It took me a while, I laughed, I cried, I cursed a lot, but if I look at the time it took for me to actually build the cluster and install SQL Server, it was a much faster process. Much of this comes down to the efficiency of the SQL Server installation process on Linux, which is as simple as running yum install mssql-server (mostly). Which leads me to my next point..

As Joey notes, SQL Server clustering on Linux is in its infancy.  It’s nice that it works right now, but expect improvements over the next version or two.

Visual Studio Code

Rob Sewell shows how to run SQL Server queries using Visual Studio Code:

Reading this blog post by Shawn Melton Introduction of Visual Studio Code for DBAs reminded me that whilst I use Visual Studio Code (which I shall refer to as Code form here on) for writing PowerShell and Markdown and love how easily it interacts with Githuib I hadn’t tried T-SQL. If you are new to Code (or if you are not) go and read Shawns blog post but here are the steps I took to running T-SQL code using Code

I played around with an early version of this and my thought was that there were some nice improvements over Management Studio (like being able to filter and sort the result set grid without going back to the server), but that there are still too many nice things Management Studio does for me to take a serious look at it.  Still, I’m hopeful that Microsoft moves in the direction of having a fully-featured querying tool for Linux so I can finally join the perpetual Year of the Linux Desktop.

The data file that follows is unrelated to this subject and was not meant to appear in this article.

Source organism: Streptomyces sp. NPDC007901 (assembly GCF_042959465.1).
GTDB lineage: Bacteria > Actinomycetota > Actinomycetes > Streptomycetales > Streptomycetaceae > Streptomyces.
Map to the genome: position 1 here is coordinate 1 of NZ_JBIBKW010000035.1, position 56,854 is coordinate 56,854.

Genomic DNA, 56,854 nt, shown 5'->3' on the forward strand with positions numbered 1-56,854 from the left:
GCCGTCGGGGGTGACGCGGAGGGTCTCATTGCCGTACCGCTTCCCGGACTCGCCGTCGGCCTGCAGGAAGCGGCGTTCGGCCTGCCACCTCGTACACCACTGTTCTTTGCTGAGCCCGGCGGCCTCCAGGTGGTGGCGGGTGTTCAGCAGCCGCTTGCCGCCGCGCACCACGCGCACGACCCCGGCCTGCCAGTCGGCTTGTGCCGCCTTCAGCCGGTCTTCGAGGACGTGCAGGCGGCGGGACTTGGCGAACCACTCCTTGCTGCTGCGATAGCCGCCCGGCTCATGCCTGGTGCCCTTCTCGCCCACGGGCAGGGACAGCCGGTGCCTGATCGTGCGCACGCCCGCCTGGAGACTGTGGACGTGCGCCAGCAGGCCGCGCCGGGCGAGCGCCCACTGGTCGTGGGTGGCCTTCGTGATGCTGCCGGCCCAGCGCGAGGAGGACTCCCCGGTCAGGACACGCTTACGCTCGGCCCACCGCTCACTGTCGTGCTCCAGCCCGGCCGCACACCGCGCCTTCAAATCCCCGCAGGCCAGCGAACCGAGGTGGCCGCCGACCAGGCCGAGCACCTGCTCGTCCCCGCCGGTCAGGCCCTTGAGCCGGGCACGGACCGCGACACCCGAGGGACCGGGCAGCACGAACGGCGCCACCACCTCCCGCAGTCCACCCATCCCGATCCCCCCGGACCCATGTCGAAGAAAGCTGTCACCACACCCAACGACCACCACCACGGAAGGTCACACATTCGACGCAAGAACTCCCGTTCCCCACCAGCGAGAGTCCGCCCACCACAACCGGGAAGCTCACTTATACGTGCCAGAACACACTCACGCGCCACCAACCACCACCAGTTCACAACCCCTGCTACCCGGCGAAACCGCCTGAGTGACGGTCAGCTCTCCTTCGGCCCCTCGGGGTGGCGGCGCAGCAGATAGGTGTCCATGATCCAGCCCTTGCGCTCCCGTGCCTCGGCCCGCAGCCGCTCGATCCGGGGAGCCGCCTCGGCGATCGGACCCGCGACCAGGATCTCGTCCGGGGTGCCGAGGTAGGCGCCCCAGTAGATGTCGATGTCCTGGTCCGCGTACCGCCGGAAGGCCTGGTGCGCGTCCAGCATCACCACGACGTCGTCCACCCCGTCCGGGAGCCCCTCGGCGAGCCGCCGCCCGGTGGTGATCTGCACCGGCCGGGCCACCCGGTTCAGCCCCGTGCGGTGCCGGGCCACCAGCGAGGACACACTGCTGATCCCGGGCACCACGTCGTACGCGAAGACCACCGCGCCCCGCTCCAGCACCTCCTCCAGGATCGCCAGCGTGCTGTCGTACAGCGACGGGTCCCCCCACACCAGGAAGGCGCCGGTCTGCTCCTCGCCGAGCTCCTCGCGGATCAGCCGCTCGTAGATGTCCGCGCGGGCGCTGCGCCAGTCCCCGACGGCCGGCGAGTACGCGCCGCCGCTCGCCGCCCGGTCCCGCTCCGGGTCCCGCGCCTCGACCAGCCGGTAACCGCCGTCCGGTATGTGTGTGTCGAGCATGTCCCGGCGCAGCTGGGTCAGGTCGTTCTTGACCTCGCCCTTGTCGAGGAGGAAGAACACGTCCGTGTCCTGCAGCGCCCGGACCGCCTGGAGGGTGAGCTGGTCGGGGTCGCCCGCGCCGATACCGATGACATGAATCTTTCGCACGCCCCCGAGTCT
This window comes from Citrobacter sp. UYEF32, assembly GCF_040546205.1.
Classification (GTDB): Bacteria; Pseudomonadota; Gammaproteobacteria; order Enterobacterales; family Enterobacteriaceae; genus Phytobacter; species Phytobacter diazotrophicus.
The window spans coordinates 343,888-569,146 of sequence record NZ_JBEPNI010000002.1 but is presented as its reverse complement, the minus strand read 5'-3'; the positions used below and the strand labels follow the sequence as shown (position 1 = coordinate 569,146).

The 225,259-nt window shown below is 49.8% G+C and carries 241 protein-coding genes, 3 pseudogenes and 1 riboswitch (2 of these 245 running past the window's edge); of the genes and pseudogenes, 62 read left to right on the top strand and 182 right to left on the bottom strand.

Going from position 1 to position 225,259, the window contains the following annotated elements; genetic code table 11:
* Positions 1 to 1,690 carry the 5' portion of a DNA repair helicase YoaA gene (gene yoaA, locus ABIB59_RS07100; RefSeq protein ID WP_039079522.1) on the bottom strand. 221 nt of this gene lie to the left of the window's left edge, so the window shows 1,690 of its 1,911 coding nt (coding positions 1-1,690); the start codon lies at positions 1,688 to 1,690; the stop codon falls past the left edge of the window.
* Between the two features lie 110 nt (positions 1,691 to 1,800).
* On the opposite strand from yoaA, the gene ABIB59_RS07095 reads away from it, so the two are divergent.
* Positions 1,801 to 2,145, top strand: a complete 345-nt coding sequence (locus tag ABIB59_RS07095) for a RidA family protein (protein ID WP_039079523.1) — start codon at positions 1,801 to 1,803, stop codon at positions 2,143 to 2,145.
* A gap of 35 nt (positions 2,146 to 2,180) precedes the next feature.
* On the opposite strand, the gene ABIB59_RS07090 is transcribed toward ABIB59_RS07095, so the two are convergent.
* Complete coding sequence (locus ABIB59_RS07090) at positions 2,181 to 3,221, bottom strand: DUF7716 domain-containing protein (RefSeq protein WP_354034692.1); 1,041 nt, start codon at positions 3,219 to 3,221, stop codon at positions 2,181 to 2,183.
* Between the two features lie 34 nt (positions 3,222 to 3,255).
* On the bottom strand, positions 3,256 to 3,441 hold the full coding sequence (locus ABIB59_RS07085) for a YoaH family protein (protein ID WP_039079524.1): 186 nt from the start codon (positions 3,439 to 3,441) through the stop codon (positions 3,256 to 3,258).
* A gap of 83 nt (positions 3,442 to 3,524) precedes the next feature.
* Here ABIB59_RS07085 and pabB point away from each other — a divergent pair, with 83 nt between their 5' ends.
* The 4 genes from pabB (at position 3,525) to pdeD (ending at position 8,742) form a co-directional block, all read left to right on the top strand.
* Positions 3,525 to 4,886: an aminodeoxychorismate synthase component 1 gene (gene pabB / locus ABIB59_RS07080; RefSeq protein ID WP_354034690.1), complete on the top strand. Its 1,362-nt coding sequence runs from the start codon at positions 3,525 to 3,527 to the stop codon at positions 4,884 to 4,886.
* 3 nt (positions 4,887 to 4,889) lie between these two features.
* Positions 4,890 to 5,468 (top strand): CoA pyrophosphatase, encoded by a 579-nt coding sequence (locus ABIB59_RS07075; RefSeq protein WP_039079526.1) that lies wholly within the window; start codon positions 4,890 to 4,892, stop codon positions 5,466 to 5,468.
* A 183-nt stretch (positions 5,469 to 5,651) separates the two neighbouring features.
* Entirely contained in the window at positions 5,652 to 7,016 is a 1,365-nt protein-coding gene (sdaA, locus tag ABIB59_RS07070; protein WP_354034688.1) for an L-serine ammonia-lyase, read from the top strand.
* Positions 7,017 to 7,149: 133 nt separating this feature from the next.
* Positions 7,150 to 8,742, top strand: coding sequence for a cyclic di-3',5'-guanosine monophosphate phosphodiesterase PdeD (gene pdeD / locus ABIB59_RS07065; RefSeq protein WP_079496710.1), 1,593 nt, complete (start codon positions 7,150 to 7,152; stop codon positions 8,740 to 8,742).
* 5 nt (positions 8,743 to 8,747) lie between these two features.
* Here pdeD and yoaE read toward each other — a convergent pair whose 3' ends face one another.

New Powershell And SQL Server Previews For Linux

Max Trinidad notes that there are new versions of Powershell and SQL Server previews available for Linux users:

To download the latest PowerShell Open Source just go to the link below:


Just remember to remove the previous version, and any existing folders as this will be resolved later.

To download the latest SQL Server vNext just check the following Microsoft blog post as the new CTP 1.1 includes version both Windows and Linux:

SQL Server next version Community Technology Preview 1.1 now available

Max has additional links and resources in that post as well.

The Story Behind SQL Server On Linux

Kevin Feasel



Slava Oaks is back blogging and gives us some insight on how SQL Server on Linux came to be:

To give you an idea of the effort involved, the SQL Server RDBMS and other services that ship with it in the SQL Server product suite account for more than 40 million lines of C++ code. Even though SQL Server has a resource management layer called SQLOS, the codebase bleeds Win32 semantics throughout. This means a pure port could take years just to get compiling and booting let alone figuring out things like performance and feature parity with SQL Server on Windows. In addition, doing a porting project while other SQL Server innovation is happening in the same codebase would have been a daunting task and keep the team in a close to endless catch-up game.

In conclusion, even though the potential job-offer intrigued me, it felt like an impossible task for one to take on.

It’s a great story, one which I never would have thought possible six years ago.

SQL Server On Linux Service Commands

Andrew Peterson shows how to start, stop, and restart the SQL Server service on Linux:

Start Service

                 sudo systemctl start mssql-server

He also shows how to do a status check.  This is for distributions which use systemd, which includes the Red Hat distribution set (Fedora, CentOS, Red Hat Enterprise).  If you’re on Ubuntu, there’s no support quite yet, but you can use start and stop.


September 2019